Switzerland investigates Syrian president's uncle for war crimes

AFP - [email protected]
Switzerland investigates Syrian president's uncle for war crimes
Rifaat al-Assad. Photo: AFP

Switzerland is investigating the uncle of Syria President Bashar al-Assad for war crimes allegedly committed in the 1980s, prosecutors said on Monday, as a rights group demanded progress in the sputtering four-year old case.


The previously undisclosed probe is targeting Rifaat al-Assad, the older brother of the late Syrian dictator Hafez al-Assad.
Rifaat al-Assad, who is separately implicated in French and Spanish corruption probes, was forced into exile in 1984 after a failed attempt to overthrow his brother.
But Swiss authorities are investigating alleged offences committed when Rifaat al-Assad commanded military units suspected of slaughtering thousands of civilians.
In a statement, the Swiss attorney general's office (OAG) said that following a criminal complaint it had opened a "war crimes" case against a Syrian national in December 2013 in connection alleged offences committed in Syria in the 1980s.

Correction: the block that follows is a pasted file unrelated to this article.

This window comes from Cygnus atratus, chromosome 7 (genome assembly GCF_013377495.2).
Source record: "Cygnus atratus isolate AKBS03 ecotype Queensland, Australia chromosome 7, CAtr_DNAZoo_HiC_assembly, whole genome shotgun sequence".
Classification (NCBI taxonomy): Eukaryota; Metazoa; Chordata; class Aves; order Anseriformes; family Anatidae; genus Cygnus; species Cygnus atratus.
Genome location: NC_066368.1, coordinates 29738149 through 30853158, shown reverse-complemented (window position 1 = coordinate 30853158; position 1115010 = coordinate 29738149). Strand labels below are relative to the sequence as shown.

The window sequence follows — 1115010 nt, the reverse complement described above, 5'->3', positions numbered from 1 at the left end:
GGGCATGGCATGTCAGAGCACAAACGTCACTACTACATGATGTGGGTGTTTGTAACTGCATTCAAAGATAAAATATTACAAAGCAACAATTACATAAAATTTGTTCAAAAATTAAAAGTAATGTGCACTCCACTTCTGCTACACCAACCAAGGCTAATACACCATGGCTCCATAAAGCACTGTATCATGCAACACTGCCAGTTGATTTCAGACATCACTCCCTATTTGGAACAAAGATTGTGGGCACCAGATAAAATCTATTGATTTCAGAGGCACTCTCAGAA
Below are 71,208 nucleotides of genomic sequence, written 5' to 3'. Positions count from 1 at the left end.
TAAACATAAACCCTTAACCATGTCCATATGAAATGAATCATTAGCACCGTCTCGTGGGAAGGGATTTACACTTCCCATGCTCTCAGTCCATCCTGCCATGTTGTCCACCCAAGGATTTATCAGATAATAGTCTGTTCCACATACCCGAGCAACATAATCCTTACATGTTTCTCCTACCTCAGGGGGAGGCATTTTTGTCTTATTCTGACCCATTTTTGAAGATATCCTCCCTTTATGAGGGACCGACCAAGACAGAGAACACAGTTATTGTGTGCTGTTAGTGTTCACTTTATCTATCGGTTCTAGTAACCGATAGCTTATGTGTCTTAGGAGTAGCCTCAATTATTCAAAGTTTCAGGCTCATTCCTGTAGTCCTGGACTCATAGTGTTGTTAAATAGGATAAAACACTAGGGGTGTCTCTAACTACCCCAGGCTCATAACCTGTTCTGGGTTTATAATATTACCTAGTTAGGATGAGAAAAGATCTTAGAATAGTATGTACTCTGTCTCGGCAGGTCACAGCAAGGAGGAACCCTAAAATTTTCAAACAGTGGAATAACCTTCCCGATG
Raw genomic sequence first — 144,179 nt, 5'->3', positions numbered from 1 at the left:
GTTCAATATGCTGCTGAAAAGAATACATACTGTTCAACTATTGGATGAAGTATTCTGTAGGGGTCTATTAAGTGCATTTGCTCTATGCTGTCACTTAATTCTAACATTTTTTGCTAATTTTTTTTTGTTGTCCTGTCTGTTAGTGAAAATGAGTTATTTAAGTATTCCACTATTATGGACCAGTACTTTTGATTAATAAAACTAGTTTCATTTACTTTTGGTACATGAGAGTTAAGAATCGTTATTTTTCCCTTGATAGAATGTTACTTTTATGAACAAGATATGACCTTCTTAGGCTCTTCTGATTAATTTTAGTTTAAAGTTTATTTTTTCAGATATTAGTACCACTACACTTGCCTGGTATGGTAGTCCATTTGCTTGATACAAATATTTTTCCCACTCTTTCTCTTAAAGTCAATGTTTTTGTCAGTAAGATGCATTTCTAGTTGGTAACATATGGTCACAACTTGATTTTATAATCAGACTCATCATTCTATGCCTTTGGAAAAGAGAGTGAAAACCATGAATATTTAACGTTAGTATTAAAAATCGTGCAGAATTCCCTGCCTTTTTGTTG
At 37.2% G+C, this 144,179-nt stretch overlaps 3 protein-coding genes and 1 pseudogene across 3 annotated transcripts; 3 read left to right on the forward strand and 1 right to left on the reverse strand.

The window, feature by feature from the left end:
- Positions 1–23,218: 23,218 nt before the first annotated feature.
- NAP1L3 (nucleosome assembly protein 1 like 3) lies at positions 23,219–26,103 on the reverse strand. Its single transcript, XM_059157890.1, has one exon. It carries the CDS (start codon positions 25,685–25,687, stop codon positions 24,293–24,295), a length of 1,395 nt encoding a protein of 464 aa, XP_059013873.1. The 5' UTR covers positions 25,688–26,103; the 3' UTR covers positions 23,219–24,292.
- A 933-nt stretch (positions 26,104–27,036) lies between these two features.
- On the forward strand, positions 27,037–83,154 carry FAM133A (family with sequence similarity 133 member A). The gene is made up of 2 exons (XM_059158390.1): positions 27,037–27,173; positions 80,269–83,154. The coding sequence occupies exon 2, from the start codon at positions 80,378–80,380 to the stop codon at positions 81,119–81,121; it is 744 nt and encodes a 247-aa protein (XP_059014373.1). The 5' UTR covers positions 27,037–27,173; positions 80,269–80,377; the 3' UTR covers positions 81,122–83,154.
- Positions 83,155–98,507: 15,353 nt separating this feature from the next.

The complaint was filed by TRIAL International, a rights group that works with victims and pushes Switzerland to prosecute alleged international criminals.
TRIAL said that much of the evidence it had compiled against Assad relates to his role in suppressing a 1982 rebellion in the Syrian city of Hama, where thousands of people were estimated to have been killed.
TRIAL noted that Assad's occasional visits to Switzerland gave authorities the opportunity to arrest him, in accordance with the Swiss principle of universal jurisdiction for major international crimes.
"The case is at a stalemate, despite the significant amount of evidence at hand," TRIAL said in a statement.
"The sluggishness of the OAG goes against Switzerland's international commitments," the organisation's director Philip Grant added. 
TRIAL spokeswoman Chloe Bitton told AFP that the decision to go public four years after the probe was opened was made by lawyers representing Assad's alleged victims, who were frustrated with the lack of progress.
The OAG said the "very complex" nature of the investigation meant the probe would take time.
According to Bitton, the attorney general's representatives held an "informal" meeting with Assad at a Geneva hotel during one of his trips to the Swiss city in September 2015.
French and Spanish authorities have separately been cooperating on an embezzlement case targeting Assad, whose assets have been estimated at several hundred million dollars.
France filed charges against him in June last year.


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